Apple’s first ever iPhone ad highlighted one special feature: making phone calls

Yesterday marked ten years on from the first introduction of the iPhone, and while the device has gone through seven iterations and multiple design changes, the core of the object has remained the same: it’s a phone.

And that’s all Apple wanted you to know about the first version of the iPhone, a device we now expect to do thousands of different tasks. The company’s first advertisement for the 1st generation iPhone highlighted nothing more than the calling capability of the device.

59% of millennials feel overloaded with digital brand communications.

The latest research by the loyalty management firm Aimia Institute finds that Millenials are the most sensitive to digital overload. 44% of Millenials are likely to unfollow a brand on social media or unsubscribe from newsletters if they feel overwhelmed with digital communications. For comparison, just 13% of Gen X feel the same way.

The researchers call these group “High Volume Sensitive consumers” (HVS). 59% of them feel overwhelmed with emails, 60%—with text messages, 62%—with push notifications from mobile apps.

As a result, HVS consumers block numbers (80%), unsubscribe from newsletters (84%), delete apps (82%), unfollow brands on social media (86%), about 62% adjust settings of their accounts to limit irrelevant information. The most impatient consumers are from the U.K. (49% change settings to reduce communications, others are more radical), the most patient ones are in India (64% are ready to do so).

Ambitions versus pragmatism: how Millenials are different from Centennials beyond technology

Born between 1980s and 2000, Millenials were the first so-called digital generation, while their younger siblings Centennials were the first born with smartphone in their palms.

Access to technology and information has influenced their behavioral patterns globally. However, technological ‘native-ness’ is not the only trait that differs the two younger consumer age groups, a research by the Futures Company finds.

Desire for freedom vs. need for protection
These days both Millenials and Centennials value privacy online. However, there were the days when the former enjoyed the freedom of exploration as early Internet adopters. On the contrary, Centennials as mobile natives from early childhood have to deal with the variety of platforms and abundance of information, so they use tech cautiously. They don’t mind that parents monitor their online activities.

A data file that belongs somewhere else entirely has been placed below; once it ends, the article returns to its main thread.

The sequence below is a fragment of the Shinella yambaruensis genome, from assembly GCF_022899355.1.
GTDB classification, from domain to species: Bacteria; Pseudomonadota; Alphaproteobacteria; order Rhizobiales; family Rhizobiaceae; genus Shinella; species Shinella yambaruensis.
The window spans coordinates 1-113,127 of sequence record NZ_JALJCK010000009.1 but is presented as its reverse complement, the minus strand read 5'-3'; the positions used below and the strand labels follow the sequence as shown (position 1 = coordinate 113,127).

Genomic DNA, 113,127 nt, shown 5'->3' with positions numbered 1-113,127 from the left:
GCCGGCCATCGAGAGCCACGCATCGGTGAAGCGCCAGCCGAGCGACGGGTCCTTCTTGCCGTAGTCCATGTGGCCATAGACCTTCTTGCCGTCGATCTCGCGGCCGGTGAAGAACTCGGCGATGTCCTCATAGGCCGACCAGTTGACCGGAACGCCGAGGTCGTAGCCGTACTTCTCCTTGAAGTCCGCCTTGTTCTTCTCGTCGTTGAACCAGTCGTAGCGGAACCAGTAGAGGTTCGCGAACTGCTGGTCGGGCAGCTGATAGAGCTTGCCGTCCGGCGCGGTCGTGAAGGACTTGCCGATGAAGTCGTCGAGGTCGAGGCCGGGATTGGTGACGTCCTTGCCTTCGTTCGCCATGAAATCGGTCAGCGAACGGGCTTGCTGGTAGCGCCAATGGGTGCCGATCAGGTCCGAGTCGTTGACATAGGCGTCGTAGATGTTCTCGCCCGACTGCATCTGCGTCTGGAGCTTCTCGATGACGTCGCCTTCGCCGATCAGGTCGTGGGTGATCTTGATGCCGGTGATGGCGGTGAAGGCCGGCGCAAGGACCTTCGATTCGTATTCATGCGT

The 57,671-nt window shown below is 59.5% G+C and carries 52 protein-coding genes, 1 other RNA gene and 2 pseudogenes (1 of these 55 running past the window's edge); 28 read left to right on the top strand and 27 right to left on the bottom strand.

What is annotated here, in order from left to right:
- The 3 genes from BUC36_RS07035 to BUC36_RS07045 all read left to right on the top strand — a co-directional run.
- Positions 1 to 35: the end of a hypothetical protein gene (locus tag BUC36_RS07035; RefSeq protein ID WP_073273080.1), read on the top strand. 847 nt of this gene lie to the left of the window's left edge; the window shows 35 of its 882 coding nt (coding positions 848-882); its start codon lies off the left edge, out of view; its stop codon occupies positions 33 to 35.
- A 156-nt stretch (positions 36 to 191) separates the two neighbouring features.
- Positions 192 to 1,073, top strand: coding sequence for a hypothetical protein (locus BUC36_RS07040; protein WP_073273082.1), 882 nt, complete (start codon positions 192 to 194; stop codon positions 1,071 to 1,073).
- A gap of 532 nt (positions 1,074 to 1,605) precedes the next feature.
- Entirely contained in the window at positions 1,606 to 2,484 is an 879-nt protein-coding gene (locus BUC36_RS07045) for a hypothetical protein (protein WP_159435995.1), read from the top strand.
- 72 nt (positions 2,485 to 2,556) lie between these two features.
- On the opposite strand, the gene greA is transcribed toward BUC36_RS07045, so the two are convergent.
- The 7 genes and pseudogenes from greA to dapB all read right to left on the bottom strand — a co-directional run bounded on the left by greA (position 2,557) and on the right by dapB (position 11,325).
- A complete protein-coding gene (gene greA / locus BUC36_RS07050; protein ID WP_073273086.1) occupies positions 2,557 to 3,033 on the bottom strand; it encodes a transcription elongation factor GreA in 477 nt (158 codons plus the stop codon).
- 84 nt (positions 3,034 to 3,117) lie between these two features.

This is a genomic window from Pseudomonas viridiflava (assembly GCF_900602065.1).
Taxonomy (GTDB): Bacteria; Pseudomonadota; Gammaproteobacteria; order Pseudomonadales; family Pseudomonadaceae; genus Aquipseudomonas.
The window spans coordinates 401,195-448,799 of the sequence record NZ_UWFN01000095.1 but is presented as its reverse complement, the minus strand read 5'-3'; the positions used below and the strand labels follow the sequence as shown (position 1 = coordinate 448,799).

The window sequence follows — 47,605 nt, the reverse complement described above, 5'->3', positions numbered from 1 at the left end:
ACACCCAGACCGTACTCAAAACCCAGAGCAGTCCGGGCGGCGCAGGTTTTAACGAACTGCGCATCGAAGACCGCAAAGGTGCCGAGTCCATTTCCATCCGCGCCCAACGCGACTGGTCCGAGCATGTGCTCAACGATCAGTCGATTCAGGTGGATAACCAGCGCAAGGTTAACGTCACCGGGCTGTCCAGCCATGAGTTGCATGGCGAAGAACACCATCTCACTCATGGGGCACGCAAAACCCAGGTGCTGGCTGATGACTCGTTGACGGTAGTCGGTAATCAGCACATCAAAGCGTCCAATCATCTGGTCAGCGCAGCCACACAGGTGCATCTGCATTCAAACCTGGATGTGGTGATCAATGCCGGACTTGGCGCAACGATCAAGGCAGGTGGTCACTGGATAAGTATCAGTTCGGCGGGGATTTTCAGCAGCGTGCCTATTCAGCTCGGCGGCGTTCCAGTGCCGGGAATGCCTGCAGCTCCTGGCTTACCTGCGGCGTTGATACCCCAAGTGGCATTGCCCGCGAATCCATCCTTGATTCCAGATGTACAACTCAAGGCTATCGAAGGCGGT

E-commerce vs. c-commerce
With the rise of Internet, Millenials witnessed the growth of online retail as an alternative to traditional stores. Centennials are lucky to live at the dawn of a new business era—the emergence and rise of ‘Consumer to Consumer’ economy. The youngest consumers are perfectly fine with purchasing some crafted goods instead of mass production.

Financial currency vs. social respect
The youngest consumer groups have different vision of success. If ambitious Millenials strongly believed that success was more about money and economic outcomes, Centennials are more pragmatic and do not measure success in commercial or financial terms—they rate influence in the social media higher than dollars.

Ambitions vs. realistic goals
This difference stems from the attitude to success mentioned above. Millenials who grew up with the can-do attitude and had high ambitions, have difficulties adapting to touch economic environment. While Centennials who were born in the times of austerity, have tempered financial and career expectations.

Intrapersonal intelligence vs practical mind
While Millenials enjoy freedom of self-expression, creativity and unique personal strength, Centennials possess ‘practical intelligence: they try to find the best fit between themselves and external demands in the society. Being naturally stress-proof, it’s easier fir them to adapt to the world of limited opportunities.

Fighting the system vs. creating new systems
Millenials use the power of Internet to change existing systems, unite people in communities and fight for their rights.  Centennials, vice versa, are quiet innovators, not fighters. Instead of changing systems, they create their own zone of comfort.

Of course, all these labels are conventional and may change as the consumers grow older. However, these trends will influence attitudes and behaviour of Millenials and Centennials as the progress through life, the Future Company’s analysts argue.

This article was originally posted on pops.com.

The tablet wars – Apple vs Samsung

The explosion of tablet computers since the launch of the iPad has been phenomenal with an estimated 67 million tablets sold in 2011.

The biggest war is happening between Apple and Samsung, with both companies spending plenty of time in courts around the world counter suing each other.

An interesting observation has been how both have been marketing their product.

Apple’s advertisement is inspirational and emotional. It doesn’t mention any of the iPads features (or what it lacks) as with Samsung wants to spell it out.

Watch the ads and tell us what you think.